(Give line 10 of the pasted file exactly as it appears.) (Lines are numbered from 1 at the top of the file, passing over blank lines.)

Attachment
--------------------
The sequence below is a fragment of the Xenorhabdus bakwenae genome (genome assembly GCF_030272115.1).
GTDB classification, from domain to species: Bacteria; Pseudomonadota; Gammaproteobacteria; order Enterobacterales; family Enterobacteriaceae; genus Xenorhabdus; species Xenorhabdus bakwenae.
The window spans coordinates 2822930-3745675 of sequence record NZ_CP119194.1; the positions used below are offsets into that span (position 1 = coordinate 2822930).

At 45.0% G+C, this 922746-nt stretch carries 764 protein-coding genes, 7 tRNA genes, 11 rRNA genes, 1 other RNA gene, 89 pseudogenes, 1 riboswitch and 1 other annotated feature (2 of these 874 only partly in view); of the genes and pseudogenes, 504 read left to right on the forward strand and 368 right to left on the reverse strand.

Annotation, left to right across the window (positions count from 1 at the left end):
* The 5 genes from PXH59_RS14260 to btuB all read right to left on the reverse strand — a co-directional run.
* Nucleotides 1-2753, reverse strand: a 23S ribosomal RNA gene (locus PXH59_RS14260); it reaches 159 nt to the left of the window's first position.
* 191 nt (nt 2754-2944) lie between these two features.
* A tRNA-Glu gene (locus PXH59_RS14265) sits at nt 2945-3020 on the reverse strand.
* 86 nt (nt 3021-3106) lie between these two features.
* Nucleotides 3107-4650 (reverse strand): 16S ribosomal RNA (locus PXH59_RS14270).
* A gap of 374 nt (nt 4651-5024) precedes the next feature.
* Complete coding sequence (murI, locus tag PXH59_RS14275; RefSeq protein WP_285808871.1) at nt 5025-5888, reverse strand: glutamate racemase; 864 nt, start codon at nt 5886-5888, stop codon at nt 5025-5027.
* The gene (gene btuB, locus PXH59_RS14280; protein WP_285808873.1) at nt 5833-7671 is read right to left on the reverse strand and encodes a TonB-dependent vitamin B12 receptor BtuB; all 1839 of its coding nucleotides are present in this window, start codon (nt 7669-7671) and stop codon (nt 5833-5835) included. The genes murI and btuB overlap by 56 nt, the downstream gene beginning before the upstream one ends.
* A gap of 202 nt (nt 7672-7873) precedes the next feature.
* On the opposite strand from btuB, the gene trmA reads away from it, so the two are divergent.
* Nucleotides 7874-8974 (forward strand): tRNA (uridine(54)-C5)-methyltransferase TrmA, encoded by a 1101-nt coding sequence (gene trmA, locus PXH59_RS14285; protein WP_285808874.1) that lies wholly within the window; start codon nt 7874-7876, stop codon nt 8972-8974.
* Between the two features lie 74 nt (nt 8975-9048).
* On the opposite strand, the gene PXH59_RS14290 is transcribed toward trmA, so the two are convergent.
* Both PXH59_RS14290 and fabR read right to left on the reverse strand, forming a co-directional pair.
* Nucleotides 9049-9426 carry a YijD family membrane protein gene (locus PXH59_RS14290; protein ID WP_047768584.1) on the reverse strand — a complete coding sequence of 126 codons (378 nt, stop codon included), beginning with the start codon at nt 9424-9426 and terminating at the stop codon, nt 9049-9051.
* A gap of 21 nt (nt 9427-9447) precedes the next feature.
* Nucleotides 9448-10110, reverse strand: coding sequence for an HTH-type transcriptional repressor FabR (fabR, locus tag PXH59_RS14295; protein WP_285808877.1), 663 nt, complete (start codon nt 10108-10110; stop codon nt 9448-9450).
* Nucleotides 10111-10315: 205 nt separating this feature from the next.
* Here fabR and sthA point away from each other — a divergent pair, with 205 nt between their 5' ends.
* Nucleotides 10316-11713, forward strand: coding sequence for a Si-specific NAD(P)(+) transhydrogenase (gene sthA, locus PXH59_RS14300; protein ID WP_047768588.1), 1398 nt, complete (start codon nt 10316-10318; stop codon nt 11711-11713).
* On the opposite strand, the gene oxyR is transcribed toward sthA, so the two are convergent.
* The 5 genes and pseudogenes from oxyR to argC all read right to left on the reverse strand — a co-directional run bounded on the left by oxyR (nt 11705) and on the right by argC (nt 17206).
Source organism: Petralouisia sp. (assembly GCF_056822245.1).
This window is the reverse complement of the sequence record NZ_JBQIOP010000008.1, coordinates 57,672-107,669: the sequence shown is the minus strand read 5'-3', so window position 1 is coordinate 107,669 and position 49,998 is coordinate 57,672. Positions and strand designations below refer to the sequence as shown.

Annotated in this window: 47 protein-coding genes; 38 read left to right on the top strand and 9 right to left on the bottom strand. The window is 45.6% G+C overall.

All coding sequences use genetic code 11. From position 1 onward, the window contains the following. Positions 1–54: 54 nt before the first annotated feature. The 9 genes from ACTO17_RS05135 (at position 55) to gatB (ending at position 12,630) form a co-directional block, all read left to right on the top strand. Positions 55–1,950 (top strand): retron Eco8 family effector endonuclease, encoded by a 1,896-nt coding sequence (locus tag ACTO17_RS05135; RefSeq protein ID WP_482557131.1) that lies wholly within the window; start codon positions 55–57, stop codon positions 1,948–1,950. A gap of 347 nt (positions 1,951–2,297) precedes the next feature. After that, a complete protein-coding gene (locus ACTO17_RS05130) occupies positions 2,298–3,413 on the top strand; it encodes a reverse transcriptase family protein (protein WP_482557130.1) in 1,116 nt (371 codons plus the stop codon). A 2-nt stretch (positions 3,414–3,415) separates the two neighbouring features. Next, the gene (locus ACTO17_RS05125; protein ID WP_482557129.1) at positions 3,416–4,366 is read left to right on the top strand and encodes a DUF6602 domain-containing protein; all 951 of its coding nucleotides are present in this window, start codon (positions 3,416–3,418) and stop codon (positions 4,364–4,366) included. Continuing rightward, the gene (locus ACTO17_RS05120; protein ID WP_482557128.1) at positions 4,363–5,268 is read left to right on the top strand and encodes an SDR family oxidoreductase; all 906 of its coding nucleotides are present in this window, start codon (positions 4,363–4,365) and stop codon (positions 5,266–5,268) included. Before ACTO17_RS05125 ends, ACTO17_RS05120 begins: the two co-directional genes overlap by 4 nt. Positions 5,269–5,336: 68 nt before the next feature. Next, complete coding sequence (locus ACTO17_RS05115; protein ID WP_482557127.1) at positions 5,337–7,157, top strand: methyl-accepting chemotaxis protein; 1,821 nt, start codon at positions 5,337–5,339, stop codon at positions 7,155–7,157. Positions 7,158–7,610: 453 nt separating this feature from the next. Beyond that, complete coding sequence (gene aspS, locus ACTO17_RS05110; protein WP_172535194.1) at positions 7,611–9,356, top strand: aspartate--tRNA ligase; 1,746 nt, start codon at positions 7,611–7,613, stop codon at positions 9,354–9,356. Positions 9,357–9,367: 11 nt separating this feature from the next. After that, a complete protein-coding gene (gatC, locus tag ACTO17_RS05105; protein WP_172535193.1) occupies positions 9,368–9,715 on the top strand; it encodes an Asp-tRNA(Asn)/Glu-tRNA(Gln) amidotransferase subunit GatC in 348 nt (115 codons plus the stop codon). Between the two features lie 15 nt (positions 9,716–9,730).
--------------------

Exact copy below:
* 86 nt (nt 3021-3106) lie between these two features.